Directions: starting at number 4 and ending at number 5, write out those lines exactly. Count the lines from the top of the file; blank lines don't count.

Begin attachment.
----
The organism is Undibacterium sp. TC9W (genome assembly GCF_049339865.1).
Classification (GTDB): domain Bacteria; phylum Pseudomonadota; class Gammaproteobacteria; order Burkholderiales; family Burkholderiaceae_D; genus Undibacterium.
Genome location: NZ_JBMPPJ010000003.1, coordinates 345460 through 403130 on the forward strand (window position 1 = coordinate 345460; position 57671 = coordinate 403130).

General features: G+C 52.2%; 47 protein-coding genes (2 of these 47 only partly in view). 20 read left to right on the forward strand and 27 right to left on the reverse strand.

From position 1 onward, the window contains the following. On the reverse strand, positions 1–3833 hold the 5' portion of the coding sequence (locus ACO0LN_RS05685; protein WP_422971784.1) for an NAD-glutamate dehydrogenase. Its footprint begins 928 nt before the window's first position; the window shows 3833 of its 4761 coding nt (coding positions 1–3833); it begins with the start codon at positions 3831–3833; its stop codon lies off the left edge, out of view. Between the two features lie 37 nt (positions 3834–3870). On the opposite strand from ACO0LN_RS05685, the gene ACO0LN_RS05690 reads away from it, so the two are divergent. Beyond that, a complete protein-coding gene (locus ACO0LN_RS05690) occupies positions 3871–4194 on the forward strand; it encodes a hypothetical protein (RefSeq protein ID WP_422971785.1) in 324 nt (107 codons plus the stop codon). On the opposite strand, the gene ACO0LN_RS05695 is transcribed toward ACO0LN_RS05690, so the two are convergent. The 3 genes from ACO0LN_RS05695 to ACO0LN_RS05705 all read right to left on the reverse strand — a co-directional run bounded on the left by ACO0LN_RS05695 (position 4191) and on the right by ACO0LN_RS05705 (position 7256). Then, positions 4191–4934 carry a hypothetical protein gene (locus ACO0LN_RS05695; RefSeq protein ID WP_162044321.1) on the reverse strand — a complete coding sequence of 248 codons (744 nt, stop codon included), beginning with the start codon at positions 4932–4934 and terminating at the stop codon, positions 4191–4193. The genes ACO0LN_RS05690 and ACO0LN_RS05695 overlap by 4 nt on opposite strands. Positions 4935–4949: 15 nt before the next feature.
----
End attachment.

General features: G+C 52.2%; 47 protein-coding genes (2 of these 47 only partly in view). 20 read left to right on the forward strand and 27 right to left on the reverse strand.

From position 1 onward, the window contains the following. On the reverse strand, positions 1–3833 hold the 5' portion of the coding sequence (locus ACO0LN_RS05685; protein WP_422971784.1) for an NAD-glutamate dehydrogenase. Its footprint begins 928 nt before the window's first position; the window shows 3833 of its 4761 coding nt (coding positions 1–3833); it begins with the start codon at positions 3831–3833; its stop codon lies off the left edge, out of view. Between the two features lie 37 nt (positions 3834–3870). On the opposite strand from ACO0LN_RS05685, the gene ACO0LN_RS05690 reads away from it, so the two are divergent. Beyond that, a complete protein-coding gene (locus ACO0LN_RS05690) occupies positions 3871–4194 on the forward strand; it encodes a hypothetical protein (RefSeq protein ID WP_422971785.1) in 324 nt (107 codons plus the stop codon). On the opposite strand, the gene ACO0LN_RS05695 is transcribed toward ACO0LN_RS05690, so the two are convergent. The 3 genes from ACO0LN_RS05695 to ACO0LN_RS05705 all read right to left on the reverse strand — a co-directional run bounded on the left by ACO0LN_RS05695 (position 4191) and on the right by ACO0LN_RS05705 (position 7256). Then, positions 4191–4934 carry a hypothetical protein gene (locus ACO0LN_RS05695; RefSeq protein ID WP_162044321.1) on the reverse strand — a complete coding sequence of 248 codons (744 nt, stop codon included), beginning with the start codon at positions 4932–4934 and terminating at the stop codon, positions 4191–4193. The genes ACO0LN_RS05690 and ACO0LN_RS05695 overlap by 4 nt on opposite strands. Positions 4935–4949: 15 nt before the next feature.